Cultivating Future Audiences or Why I’m Becoming a Member of Barbican Centre

Barbican Centre

In February 2009 the Arts Council England launched A Night Less Ordinary, a scheme designed to get young people engaged with theatre through the allocation of 618,000 free tickets. The scheme ran until 2011 before being curtailed due to Governmental cuts. At the time I was deeply disappointed by this decision, for me it was the perfect opportunity to get many of my peers involved in something I felt passionately about with little ask.

I was not naive though, the scheme had its faults but I also knew it wasn’t just about cost that stopped young people attending theatre as I addressed at an Audiences London event. It’s the marketing, the programming and the barriers of the physical theatre itself that prevents attendance, but that’s a whole other post for another day.

Some arts organisations such as the Royal Shakespeare Company, National Theatre and the Barbican Centre evolved A Night Less Ordinary into their own schemes; The RSC Key, NT Entry Pass and Barbican FreeB all emerged and naturally a valued member I became. I’ve never used the RSC’s scheme, they’re a little too far for me to get to, but Entry Pass and FreeB became a lifesaver in getting to see work that I would otherwise be unable to afford.

We’ve known for many years that there is an importance for arts organisations to cultivate future audiences. A look at the audiences of classical music or opera will show you the gap of younger more youthful audiences compared to the latter end of the spectrum. Cultivation, whilst a dry and frustrating word when applied to future audiences is important to the arts, otherwise who are the future audiences to fill the auditoriums across the country? Those that too often arts organisations are failing to engage? Ticket schemes such as FreeB and Entry Pass allow for accessibility, if and when you become in the know (like I said earlier, schemes like this always have failure points).

Through the Barbican FreeB scheme I saw in the excess of 30 shows, most of these in the main-house and most, if not all, from large European or World renown directors and companies. I was first introduced to the Schaubüne, to Merce Cunningham, Robert Wilson, James Thiérrée, Pina Bausch, NeedCompany, Heiner Gobbels… the list goes on. The level of exposure has continued to shape and define my understanding and appreciation for the visual and often unique staging that the Barbican allows. They are, and continue to be, one of the few theatres that has the resources to bring international work to London. Each time a new season rolls around I struggle to contain my excitement, which is why I’ve become a Barbican Centre member.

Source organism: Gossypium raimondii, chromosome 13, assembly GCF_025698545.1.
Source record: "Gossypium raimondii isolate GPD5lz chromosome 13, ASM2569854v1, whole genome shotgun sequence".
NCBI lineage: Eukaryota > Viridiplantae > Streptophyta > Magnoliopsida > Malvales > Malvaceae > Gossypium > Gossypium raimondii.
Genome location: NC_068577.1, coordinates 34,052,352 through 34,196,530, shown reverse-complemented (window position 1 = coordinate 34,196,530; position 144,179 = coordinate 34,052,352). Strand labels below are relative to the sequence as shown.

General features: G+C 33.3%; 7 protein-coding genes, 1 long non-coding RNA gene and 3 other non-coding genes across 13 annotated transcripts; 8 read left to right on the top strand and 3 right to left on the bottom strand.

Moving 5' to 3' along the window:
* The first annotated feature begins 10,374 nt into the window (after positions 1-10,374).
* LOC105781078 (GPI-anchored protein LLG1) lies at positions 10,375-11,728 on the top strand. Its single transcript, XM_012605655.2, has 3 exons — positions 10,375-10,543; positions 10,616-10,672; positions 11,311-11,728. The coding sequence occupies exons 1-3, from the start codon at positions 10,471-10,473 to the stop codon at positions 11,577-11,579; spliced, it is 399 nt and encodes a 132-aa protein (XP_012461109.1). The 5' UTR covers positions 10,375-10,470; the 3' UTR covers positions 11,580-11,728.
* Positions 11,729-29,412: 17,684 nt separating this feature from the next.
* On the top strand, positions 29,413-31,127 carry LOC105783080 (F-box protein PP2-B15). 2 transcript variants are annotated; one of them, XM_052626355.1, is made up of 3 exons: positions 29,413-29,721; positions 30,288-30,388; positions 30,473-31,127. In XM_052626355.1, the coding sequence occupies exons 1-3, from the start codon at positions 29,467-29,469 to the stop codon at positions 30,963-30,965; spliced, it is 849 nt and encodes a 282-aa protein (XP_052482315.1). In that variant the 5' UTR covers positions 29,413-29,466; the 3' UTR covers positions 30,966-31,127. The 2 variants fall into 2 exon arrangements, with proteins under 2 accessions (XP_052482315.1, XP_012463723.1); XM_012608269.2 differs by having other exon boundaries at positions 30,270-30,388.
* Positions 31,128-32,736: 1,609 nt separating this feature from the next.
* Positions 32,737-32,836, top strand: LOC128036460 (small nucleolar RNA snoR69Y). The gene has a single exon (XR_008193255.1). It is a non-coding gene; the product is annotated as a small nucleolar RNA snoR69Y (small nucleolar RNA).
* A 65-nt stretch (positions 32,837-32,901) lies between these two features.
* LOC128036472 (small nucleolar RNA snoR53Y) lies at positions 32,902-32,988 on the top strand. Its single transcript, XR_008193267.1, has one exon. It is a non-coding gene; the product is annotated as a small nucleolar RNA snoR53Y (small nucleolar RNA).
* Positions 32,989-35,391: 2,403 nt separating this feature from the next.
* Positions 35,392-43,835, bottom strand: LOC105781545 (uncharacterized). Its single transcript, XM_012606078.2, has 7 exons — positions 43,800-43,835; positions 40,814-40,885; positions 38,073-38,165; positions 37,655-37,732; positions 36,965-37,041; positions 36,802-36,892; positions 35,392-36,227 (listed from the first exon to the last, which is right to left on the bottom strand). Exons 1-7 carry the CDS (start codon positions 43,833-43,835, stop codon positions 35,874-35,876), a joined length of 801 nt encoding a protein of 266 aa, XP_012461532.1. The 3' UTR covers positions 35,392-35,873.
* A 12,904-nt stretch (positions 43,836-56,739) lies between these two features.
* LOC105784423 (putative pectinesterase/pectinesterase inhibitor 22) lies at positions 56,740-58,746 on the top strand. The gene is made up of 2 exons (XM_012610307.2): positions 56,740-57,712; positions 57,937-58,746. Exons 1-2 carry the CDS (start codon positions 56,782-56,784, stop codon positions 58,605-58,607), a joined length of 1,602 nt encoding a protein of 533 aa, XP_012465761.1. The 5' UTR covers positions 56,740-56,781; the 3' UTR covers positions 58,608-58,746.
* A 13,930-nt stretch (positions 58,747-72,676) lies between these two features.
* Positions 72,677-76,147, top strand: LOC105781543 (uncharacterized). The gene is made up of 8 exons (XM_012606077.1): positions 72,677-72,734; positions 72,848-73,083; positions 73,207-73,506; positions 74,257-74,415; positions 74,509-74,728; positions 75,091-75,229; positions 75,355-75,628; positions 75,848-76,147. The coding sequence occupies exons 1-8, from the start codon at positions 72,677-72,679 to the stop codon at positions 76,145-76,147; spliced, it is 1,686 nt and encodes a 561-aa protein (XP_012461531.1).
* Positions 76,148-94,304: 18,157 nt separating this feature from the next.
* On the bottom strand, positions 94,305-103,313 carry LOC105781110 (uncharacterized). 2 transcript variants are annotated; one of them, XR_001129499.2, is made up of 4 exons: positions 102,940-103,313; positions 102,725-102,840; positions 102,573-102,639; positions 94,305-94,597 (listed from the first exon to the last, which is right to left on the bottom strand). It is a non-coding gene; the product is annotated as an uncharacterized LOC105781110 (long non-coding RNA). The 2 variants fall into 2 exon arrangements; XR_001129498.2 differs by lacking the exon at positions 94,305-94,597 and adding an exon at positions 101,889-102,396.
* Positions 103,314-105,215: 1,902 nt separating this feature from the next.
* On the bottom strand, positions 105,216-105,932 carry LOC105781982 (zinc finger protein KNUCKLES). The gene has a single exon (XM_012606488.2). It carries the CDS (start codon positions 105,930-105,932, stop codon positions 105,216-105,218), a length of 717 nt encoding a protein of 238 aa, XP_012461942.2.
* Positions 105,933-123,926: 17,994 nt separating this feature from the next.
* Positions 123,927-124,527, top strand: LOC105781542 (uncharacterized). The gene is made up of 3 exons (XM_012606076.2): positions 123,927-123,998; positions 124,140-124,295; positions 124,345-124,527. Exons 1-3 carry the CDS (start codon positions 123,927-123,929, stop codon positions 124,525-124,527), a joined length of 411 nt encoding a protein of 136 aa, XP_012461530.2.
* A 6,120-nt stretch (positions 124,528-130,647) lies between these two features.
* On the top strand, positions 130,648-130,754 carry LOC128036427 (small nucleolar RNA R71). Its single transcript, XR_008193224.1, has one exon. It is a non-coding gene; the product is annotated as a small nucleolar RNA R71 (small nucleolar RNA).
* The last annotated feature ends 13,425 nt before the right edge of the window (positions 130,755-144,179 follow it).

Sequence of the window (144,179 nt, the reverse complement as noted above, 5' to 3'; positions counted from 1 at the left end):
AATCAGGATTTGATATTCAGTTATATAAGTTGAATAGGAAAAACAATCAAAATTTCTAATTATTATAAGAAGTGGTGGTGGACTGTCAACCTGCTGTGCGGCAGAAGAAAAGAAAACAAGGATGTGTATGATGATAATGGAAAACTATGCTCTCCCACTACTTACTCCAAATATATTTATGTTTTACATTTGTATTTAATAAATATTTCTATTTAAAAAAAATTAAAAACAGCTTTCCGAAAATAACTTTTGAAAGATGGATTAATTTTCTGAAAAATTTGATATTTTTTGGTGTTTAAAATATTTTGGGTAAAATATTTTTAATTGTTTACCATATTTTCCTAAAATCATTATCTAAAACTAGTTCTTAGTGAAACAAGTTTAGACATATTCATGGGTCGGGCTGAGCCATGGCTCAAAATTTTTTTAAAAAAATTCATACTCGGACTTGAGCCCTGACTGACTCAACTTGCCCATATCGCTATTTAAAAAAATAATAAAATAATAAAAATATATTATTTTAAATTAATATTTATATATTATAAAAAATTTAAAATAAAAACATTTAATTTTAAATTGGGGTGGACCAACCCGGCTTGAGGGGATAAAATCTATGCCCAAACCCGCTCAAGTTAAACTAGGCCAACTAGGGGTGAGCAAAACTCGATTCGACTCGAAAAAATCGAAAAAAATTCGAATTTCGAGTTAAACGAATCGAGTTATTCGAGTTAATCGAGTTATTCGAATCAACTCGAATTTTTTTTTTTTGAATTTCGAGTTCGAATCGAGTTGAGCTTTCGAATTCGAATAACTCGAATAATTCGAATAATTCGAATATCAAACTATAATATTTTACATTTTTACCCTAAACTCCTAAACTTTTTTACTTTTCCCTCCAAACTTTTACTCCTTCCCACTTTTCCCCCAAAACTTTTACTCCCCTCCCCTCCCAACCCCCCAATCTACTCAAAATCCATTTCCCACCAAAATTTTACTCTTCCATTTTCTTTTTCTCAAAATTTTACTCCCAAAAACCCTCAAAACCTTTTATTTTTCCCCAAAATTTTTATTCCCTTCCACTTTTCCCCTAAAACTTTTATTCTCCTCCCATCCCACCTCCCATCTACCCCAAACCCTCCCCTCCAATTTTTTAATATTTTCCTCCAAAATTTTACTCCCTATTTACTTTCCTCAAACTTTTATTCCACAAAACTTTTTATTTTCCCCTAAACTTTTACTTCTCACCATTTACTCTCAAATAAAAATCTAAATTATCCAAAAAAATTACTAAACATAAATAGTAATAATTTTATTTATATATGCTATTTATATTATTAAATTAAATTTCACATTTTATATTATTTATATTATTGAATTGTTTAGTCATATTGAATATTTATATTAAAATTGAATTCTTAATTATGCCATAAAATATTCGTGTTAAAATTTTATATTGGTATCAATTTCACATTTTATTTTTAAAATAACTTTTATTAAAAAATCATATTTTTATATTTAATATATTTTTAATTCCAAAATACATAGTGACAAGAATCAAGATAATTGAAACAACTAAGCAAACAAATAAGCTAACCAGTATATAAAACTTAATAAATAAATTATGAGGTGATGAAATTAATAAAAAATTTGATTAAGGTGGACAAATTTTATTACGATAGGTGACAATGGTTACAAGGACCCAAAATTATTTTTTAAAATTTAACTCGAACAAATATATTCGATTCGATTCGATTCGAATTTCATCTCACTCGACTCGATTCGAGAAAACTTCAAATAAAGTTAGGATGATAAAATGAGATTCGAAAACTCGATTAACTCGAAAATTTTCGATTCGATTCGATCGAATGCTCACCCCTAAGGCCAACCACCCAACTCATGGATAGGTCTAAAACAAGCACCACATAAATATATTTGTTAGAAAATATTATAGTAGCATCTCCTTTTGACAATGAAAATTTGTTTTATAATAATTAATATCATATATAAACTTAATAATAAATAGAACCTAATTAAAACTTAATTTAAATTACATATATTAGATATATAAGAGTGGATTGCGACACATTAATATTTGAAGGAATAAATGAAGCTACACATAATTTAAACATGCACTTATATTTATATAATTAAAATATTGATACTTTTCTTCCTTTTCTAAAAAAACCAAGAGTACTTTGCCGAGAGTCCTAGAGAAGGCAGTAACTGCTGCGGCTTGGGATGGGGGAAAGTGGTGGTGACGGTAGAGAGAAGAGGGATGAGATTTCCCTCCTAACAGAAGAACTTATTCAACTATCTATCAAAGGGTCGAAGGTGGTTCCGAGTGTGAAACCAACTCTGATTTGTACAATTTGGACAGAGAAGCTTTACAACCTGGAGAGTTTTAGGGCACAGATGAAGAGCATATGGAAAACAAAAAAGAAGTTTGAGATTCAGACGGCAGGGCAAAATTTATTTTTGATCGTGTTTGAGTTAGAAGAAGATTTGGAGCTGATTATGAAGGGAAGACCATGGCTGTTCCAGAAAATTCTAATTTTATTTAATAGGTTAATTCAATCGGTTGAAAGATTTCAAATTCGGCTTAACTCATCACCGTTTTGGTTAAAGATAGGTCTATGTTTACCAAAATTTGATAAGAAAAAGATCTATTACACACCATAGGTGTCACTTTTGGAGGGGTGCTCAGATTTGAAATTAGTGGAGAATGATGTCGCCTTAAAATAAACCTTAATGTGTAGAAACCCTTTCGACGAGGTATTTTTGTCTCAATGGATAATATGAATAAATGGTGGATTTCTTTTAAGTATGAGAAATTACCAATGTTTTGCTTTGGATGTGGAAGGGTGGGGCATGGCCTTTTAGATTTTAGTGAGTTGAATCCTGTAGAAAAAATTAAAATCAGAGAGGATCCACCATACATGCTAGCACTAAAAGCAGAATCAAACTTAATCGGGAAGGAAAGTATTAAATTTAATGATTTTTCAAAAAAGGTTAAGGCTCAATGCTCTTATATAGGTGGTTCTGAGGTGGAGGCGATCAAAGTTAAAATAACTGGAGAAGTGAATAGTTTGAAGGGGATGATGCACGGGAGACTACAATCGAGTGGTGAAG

Having hit the age of 26 ticket schemes are no longer accessible to me and having stepped away from the critical reflection of work (I’ve hung up my reviewers hat for now) I’m appreciating the process of ticket buying and attending as an ordinary, but enthusiastic, audience member. Becoming a Barbican member was a simple choice to make. For £40 (direct debit) I could get 20% off tickets for me and a guest to theatre and music shows, free entry to the gallery, discount on food and drinks and the chance to attend members only events. The most appealing benefit is the discount on tickets. I’ve just bought tickets for nearly every show until June 2015 and that 20% discount has saved my bank account from completely emptying, although I was still setback by over £200 *gulp*.

What I do know is I would never have become a member if it wasn’t for the FreeB scheme. I must be one of the first generation of members to be graduating from it now and moving towards a paid membership. It’ll be interesting for the Barbican to see how many of their FreeB members choose to stay in another membership, although they are missing a trick by not getting in touch to offer it. After expiring from Entry Pass I had a letter inviting me to be a Young Patron of the National Theatre. Being approached as a somewhat young person to be a patron is quite lovely. It makes you feel wanted, and it makes you see the next step for engaging further with an arts organisation. I just felt like it wasn’t for me at the time.

When the Arts Council England launched their A Night Less Ordinary scheme their aim was to engage the future audiences of theatre. Yes I’m on the upper range for engagement (I work, and thrive off theatre) but I’ve still been cultivated to become a further engager. If I had the money (oh if I had the money!) I can easily see myself being a donor or, excuse the somewhat Tory speak, a philanthropist for the arts. Schemes such as FreeB and Entry Pass has helped to show me that attending theatre can be more than just a night of entertainment; it can be the first step to being part of a community of givers for the arts.

Now, are any arts organisations going to show that there has been a trend in growing younger audience members into paying members? I hope so, although we have to remember that cultivation comes in many forms, but is it working? It did for me.

Photo by Max Sang and obtained through a Creative Commons licence.